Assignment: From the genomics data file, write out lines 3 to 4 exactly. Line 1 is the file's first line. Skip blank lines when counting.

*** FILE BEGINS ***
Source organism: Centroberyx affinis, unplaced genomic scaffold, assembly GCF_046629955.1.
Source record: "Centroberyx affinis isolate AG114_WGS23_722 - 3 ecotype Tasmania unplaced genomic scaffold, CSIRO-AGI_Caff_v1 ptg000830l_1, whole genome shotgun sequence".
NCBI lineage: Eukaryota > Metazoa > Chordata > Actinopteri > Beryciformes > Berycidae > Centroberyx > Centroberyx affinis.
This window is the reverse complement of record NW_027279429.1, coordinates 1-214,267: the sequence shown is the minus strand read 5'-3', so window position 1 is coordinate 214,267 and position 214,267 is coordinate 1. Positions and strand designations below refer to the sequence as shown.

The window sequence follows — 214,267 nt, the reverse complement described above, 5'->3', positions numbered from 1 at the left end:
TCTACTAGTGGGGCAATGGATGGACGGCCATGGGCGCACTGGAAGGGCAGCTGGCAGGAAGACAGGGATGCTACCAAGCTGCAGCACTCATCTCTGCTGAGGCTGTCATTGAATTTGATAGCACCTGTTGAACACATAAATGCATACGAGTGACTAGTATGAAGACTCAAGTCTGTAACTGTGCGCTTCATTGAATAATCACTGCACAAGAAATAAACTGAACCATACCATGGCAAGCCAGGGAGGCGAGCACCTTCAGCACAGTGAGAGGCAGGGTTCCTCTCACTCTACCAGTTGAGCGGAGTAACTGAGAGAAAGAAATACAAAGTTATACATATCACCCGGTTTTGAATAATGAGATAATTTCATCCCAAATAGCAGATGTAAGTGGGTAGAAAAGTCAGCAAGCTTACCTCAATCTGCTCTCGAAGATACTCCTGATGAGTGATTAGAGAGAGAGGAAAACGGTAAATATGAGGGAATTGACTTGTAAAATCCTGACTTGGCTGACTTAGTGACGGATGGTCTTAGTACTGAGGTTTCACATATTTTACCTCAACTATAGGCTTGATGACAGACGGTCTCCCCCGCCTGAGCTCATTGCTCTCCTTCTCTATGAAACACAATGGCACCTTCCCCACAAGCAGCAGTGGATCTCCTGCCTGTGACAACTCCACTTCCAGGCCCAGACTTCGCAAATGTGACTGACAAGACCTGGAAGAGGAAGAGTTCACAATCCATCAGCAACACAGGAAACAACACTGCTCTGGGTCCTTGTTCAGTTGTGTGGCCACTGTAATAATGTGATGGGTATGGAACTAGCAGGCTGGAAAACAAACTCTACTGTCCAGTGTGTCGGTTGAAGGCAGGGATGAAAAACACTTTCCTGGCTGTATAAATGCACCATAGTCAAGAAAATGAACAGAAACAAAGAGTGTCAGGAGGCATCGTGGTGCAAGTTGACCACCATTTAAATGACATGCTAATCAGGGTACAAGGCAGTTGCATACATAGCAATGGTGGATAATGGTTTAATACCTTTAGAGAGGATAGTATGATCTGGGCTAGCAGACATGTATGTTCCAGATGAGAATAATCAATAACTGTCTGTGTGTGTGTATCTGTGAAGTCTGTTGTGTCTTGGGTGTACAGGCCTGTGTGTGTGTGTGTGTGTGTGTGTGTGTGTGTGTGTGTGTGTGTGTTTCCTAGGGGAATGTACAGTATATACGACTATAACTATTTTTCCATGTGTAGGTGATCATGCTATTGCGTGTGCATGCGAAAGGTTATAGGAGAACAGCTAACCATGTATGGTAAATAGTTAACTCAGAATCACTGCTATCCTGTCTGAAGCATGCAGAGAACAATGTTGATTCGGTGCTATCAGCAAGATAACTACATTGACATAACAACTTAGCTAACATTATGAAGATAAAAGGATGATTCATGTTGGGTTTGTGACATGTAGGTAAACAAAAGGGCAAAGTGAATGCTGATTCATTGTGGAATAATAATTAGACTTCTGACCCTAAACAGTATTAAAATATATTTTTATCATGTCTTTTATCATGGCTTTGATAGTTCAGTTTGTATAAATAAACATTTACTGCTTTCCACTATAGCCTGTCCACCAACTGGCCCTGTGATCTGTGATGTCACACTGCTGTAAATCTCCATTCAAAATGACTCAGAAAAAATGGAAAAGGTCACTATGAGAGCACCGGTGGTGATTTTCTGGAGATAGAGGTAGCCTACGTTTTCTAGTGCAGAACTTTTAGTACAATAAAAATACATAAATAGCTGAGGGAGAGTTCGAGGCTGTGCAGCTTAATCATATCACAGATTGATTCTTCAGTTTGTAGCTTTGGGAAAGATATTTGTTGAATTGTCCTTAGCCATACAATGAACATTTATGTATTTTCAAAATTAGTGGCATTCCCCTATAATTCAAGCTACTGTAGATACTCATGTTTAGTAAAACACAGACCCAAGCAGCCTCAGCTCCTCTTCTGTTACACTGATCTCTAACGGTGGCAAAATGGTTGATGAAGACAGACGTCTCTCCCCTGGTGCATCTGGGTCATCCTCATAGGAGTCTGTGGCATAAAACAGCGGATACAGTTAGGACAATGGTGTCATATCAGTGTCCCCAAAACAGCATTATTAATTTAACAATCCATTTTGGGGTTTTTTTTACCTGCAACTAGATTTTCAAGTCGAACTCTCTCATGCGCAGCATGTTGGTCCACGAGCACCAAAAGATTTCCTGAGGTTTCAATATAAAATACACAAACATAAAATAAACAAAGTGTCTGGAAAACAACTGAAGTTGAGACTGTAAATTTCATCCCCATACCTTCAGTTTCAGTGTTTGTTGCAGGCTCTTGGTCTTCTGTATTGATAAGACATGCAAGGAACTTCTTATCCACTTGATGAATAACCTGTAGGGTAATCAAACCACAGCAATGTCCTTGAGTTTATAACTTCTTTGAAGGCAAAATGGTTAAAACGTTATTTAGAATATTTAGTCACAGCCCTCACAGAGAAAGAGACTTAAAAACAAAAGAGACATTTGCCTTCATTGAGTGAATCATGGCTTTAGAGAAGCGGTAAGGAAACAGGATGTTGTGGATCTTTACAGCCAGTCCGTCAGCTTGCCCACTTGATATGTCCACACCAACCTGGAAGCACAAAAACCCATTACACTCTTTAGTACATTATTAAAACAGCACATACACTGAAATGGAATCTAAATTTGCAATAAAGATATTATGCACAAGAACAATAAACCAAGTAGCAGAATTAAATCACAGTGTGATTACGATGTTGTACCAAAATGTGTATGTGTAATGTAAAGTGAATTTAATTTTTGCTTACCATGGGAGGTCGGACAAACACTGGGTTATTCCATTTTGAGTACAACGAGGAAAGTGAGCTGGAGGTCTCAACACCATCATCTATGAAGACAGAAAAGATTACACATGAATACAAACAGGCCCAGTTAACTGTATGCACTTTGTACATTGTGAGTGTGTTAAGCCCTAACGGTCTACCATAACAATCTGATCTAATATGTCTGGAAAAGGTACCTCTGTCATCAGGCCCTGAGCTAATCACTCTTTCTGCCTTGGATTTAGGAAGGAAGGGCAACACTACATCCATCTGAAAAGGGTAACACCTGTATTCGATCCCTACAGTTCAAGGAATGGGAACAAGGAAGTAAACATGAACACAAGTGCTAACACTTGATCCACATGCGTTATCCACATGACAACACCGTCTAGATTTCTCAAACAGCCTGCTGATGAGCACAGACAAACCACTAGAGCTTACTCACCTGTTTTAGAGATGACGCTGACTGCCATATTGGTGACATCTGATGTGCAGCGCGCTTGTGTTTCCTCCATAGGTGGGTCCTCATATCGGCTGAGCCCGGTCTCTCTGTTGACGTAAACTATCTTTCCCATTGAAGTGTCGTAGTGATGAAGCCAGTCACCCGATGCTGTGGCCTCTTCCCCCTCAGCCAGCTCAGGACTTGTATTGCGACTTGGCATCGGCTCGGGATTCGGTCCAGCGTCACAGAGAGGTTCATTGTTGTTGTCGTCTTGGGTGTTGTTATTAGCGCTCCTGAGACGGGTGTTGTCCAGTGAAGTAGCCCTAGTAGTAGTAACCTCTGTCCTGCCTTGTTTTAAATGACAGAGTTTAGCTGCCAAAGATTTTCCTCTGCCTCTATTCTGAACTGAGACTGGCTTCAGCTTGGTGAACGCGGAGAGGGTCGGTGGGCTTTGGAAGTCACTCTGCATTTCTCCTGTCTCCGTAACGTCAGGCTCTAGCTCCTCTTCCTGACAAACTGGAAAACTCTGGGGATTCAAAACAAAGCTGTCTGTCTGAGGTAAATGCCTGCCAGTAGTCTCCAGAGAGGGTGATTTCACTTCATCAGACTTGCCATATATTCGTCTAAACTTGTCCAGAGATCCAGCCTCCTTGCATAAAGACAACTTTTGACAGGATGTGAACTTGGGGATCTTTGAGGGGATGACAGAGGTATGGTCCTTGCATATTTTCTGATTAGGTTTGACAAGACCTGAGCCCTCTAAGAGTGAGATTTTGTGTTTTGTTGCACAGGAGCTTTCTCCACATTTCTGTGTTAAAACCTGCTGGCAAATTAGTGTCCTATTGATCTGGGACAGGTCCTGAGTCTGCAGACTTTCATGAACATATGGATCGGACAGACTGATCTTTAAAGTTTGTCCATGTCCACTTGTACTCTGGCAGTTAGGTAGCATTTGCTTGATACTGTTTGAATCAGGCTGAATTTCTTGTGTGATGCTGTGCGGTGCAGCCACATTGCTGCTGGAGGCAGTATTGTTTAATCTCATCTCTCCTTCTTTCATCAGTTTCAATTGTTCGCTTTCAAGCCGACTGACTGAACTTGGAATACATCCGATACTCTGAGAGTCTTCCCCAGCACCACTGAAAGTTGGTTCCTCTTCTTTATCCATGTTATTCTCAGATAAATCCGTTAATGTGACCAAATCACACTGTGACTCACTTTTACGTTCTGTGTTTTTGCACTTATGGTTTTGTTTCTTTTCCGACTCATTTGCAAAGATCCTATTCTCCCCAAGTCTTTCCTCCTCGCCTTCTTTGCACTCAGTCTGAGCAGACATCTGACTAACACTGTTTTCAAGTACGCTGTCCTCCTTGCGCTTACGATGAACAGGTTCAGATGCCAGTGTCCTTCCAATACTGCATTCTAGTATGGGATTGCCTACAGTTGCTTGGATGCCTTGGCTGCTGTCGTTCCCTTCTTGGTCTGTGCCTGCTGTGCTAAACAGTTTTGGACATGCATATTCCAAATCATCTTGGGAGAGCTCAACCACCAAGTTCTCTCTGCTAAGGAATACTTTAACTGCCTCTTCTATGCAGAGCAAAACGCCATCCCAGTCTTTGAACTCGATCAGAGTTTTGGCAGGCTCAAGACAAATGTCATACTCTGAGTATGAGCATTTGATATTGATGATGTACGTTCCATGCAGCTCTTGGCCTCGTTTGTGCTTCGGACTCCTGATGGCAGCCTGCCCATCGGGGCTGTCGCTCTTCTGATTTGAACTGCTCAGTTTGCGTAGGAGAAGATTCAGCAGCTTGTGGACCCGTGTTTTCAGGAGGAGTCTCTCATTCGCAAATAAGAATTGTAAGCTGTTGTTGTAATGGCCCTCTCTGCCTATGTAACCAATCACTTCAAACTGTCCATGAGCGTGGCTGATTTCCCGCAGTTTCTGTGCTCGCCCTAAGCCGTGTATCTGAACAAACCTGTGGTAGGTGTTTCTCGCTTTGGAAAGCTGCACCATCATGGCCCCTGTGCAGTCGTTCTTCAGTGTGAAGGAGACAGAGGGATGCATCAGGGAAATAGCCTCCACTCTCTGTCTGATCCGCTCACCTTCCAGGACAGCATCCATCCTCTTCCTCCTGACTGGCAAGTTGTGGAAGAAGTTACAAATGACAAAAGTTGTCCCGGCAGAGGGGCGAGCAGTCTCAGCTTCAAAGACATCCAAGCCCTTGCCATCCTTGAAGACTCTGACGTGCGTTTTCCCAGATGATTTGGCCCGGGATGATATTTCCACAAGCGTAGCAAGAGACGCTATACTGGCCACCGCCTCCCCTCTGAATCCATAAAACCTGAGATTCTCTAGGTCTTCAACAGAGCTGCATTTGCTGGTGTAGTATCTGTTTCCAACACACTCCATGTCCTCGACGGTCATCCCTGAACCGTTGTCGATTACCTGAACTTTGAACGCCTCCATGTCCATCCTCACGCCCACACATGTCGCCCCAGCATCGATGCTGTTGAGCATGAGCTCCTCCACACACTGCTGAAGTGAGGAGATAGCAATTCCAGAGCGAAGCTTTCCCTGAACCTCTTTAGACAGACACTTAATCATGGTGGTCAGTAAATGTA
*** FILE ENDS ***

NCBI lineage: Eukaryota > Metazoa > Chordata > Actinopteri > Beryciformes > Berycidae > Centroberyx > Centroberyx affinis.
This window is the reverse complement of record NW_027279429.1, coordinates 1-214,267: the sequence shown is the minus strand read 5'-3', so window position 1 is coordinate 214,267 and position 214,267 is coordinate 1. Positions and strand designations below refer to the sequence as shown.